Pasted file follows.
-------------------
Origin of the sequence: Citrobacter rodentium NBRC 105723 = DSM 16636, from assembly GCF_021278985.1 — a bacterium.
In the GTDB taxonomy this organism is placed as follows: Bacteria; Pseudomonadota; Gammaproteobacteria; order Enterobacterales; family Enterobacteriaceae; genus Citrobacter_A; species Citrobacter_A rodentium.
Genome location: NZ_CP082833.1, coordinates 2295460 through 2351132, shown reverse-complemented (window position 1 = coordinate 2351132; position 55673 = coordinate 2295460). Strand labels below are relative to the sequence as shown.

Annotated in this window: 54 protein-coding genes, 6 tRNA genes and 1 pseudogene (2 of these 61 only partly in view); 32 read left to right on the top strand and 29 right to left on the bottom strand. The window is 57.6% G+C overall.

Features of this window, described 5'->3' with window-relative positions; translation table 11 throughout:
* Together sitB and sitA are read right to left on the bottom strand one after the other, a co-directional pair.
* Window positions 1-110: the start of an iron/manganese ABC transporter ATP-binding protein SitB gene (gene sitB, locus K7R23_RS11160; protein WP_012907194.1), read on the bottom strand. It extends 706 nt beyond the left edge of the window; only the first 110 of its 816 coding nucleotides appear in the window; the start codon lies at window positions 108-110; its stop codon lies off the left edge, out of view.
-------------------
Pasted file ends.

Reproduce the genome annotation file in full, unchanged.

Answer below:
Origin of the sequence: Citrobacter rodentium NBRC 105723 = DSM 16636, from assembly GCF_021278985.1 — a bacterium.
In the GTDB taxonomy this organism is placed as follows: Bacteria; Pseudomonadota; Gammaproteobacteria; order Enterobacterales; family Enterobacteriaceae; genus Citrobacter_A; species Citrobacter_A rodentium.
Genome location: NZ_CP082833.1, coordinates 2295460 through 2351132, shown reverse-complemented (window position 1 = coordinate 2351132; position 55673 = coordinate 2295460). Strand labels below are relative to the sequence as shown.

Annotated in this window: 54 protein-coding genes, 6 tRNA genes and 1 pseudogene (2 of these 61 only partly in view); 32 read left to right on the top strand and 29 right to left on the bottom strand. The window is 57.6% G+C overall.

Features of this window, described 5'->3' with window-relative positions; translation table 11 throughout:
* Together sitB and sitA are read right to left on the bottom strand one after the other, a co-directional pair.
* Window positions 1-110: the start of an iron/manganese ABC transporter ATP-binding protein SitB gene (gene sitB, locus K7R23_RS11160; protein WP_012907194.1), read on the bottom strand. It extends 706 nt beyond the left edge of the window; only the first 110 of its 816 coding nucleotides appear in the window; the start codon lies at window positions 108-110; its stop codon lies off the left edge, out of view.